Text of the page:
Waiting for the floor guy to finish my new functional area!
As my uncle walked around the demolished wall, I asked for some advice in mitering the floor trim to cover the piece I removed. He checked out my attempt at patching the support wall left exposed by the portion that came down. He showed me a better way of doing what I was doing, but stood smiling, otherwise seemingly impressed. "You are so much like your mother," he offered still shaking his head. I was stunned. "In what way?" I eagerly asked. "You probably don't remember when she was young and healthy," he was right. Sadly, most memories are of my Mom lying in bed moaning as cancer ate its way through her 39-year-young body. "Well, let me tell you, she was a pistol when it came to repair projects", he continued.  "Your father never knew what he was coming home to.There was nothing she wouldn't take on. Just like you."

Really? This was a revelation to me! This was a game changer! All this time, I thought divorce and the fear of being idol, and not wanting to spend weekends on the couch, had turned me into a rehaboholic. But as it turns out, it was my suppressed DNA coming through! I thought I had found some magical inner strength, but it was my Mom, cheerleading me through every doubt, every screw, every nail, every notion I had to make my house, my home!

My uncle has been wonderful since this whole divorce thing. Although I try not to bother him, he is always just a phone call away when I get in a little over my head. But Sunday's drop-in did more for me then he'll ever know. As he started down the steps, he stopped and asked "what's your next project?" Having recently just purchased a miter box, I smiled and said "I really would like crown molding in the living room." He looked at me sternly and measured his words. "You...can'"

Don't worry Uncle Andy! I won't be alone!

Monday, April 7, 2014

Asparagus and Spring...Perfect Together!

I'm not sure if the people who live in warm climates year round can appreciate Spring the way we northerners do. And maybe it's because we just experienced one of the worst winters in memory, but these warmer, sunny days of late have sent my spirit soaring. (But I'll admit, I'm a sucker for beginnings...first warm day of Spring, the first beach day of Summer, the first cool breeze of Autumn...the first snowfall of Winter.) But it's Spring now, and I will soak in every single moment.

While acknowledging that there are flavors tied to every season, it is asparagus that makes my mouth water each April. I can't be totally confident if it's the flavor or the memories I associate with it that brings it home each Spring, but this vegetable will make many appearances, in many forms, on my table this season. I can remember, when we were kids,  my sister Betty and I fighting over who would get to drink the buttery, warm broth at the bottom of the bowl each time my Dad made it. We were suppose to rotate turns, but she always seemed to be closer to the bowl then me.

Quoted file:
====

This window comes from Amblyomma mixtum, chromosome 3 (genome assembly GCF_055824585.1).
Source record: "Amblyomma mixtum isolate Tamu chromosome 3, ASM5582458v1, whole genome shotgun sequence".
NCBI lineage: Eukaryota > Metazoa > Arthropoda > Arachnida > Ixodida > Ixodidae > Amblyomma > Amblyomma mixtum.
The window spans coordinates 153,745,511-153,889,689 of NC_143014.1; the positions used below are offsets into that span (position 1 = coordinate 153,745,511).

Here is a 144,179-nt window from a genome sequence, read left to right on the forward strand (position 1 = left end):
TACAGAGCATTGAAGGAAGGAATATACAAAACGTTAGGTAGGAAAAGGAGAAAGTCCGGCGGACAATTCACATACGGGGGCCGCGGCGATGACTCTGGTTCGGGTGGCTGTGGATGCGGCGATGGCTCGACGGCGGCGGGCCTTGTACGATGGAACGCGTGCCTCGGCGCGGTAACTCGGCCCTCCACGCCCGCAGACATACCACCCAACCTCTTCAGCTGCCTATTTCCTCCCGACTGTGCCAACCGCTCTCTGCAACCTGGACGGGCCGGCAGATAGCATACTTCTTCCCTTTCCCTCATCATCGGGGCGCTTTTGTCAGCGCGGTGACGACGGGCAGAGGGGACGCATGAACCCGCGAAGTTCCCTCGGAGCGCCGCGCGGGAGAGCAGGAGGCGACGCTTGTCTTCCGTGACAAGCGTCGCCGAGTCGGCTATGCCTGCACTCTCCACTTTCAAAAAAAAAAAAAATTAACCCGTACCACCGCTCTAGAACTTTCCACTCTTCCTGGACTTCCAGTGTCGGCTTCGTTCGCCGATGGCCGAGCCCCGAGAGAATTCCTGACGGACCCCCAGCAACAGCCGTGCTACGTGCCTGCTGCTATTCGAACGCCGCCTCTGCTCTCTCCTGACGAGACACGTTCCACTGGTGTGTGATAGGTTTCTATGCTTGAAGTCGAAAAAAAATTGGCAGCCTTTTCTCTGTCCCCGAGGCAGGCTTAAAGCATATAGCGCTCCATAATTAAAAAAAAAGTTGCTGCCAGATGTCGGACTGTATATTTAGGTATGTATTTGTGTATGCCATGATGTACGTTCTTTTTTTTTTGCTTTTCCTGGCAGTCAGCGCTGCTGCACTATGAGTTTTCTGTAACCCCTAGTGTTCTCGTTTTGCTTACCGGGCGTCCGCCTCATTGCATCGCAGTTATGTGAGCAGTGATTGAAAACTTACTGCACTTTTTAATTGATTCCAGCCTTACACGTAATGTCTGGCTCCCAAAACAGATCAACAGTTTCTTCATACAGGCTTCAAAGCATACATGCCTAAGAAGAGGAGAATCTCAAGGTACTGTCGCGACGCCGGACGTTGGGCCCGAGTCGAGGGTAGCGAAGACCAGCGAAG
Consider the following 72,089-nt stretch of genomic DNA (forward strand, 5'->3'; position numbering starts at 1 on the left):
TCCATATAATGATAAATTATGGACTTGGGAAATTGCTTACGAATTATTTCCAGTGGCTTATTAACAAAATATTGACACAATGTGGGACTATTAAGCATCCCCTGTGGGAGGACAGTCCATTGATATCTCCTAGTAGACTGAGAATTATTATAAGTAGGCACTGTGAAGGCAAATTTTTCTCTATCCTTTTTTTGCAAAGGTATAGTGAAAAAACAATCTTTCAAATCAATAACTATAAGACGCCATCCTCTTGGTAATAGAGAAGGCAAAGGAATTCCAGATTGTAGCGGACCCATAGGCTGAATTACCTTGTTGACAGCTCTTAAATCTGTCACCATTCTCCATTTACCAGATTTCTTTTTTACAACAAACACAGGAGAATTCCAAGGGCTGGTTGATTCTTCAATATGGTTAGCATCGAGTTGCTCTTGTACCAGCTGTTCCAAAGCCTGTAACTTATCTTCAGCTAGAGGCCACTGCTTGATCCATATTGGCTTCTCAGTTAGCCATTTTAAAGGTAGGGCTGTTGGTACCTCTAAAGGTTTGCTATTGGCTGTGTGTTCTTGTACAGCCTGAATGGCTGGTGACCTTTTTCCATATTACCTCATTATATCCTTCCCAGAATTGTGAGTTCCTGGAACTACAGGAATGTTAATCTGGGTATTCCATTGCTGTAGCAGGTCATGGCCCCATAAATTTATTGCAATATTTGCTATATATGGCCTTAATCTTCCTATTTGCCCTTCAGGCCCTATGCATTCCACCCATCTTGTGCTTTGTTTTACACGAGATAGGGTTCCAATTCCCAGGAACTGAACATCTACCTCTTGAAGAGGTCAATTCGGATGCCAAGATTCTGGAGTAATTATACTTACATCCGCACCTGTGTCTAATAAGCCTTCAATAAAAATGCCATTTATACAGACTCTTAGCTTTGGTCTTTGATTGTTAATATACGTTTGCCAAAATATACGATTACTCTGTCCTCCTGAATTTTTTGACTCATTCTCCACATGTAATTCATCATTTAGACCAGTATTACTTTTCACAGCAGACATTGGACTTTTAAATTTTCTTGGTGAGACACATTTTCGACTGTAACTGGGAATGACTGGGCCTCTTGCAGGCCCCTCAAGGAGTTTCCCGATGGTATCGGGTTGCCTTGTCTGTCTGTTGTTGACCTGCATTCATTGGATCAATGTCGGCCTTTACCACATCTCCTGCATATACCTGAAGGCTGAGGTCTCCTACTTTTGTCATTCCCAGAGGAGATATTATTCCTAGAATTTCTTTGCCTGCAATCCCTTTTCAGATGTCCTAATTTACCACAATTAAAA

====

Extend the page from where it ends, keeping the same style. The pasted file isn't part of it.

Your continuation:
And I will never forget my Grandmother making asparagus and egg sandwiches on warm Italian bread. This was a Spring diversion from her famous pepper and egg sandwiches. After Grandmom passed, my Aunt Lee would spend Easters with me. On Good Friday, we always had flounder, baked macaroni and cheese, stewed tomatoes, and of course, fresh asparagus. The next morning, we would get up very early and make a trip to a bakery that the whole family refers to as "the bread store". All they make are rolls. Really, really good rolls. And they're cheap!

In Haddon Heights, NJ, worth the trip!
Around the holidays, police have to direct traffic in and around the neighborhood because of Del Buono's popularity. Grab one of the paper bags stacked at the door and head to the big oven racks that are dumping hot rolls into bins. Then, fill your bag and try to make it to the register without getting knocked over. This always worried me since my Aunt needed a cane to walk...and wasn't afraid to use it if someone got in front of her. The aroma on the ride home was amazing. On our last "bread store" run before she became to ill to go, I watched her pull a stick of butter from her coat pocket, grab a warm roll and say "I can't wait" That picture of her joyfully consuming that roll in the car will stay with me forever. Once home, she'd get out the frying pan, I'd get out the eggs and asparagus. Next stop. Heaven.

Aunt Lee is gone now, but I think of her often this time of year. And even though I now have to use Egg Beaters because of a mid-life allergy to egg yolks, (go figure), it doesn't make one bit of difference. I will have this sandwich, or an omelette variation, at least once a week till September. Food...its scents, its flavors are so tied to our memories of family. I appreciate that even more as I get older.

Another thing I discovered about getting older, I could live on appetizers. Seriously. I don't need a full meal every night. Friends and I have discovered that appetizers and happy hour can be dinner! With that in mind, here is my absolute favorite spring appetizer. And of course, you will need asparagus!

Asparagus Roll Ups!!!   


  • 2 sheets of puff pastry, defrosted (Pepperidge Farm works great)
  • 2 oz of herb flavored goat cheese. (You can use any type of soft cheese you like, such as cream cheese or Boursin, but if you know me, you know it will be goat cheese!)
  • 12 spears of asparagus.(For anything else, I prefer the pencil thin variety, but for this one, the thicker stalks hold up better.) Cut the harder, bottom ends off.
  • Par boil the asparagus, drain and let cool.
  • Preheat oven according to pastry package, which is usually 400 degrees.
  • Unroll the puff pastry sheets out onto the counter and spread the cheese mixture, covering it completely.
  • Diagonally cut each sheet into about six slices, each about 1" in diameter.
  • On the diagonal, wrap the strips around the asparagus, leaving room at the end for the tip of the stalk and one end, and the bottom of it, on the other.
  • Place on parchment lined baking sheet and bake around 15 minutes, or until golden browned and puffed. 
I usually serve this with homemade Hidden Valley Ranch dip. The kind you buy in a packet, then make according to directions. It is really so much better and worth the effort. 

This recipe is so easy it cry's out for variations. I served it, then a friends served it, but spread the cheese on thin ham, before cutting and wrapping. It was wonderful. Or crumble bacon into the soften cheese before spreading. Or do it this way. Almost a healthy appetizer!

If you decide to add something different, please let me know. I will definitely try it! 

Photo's by ImageGoggle and Jo Ann Phelps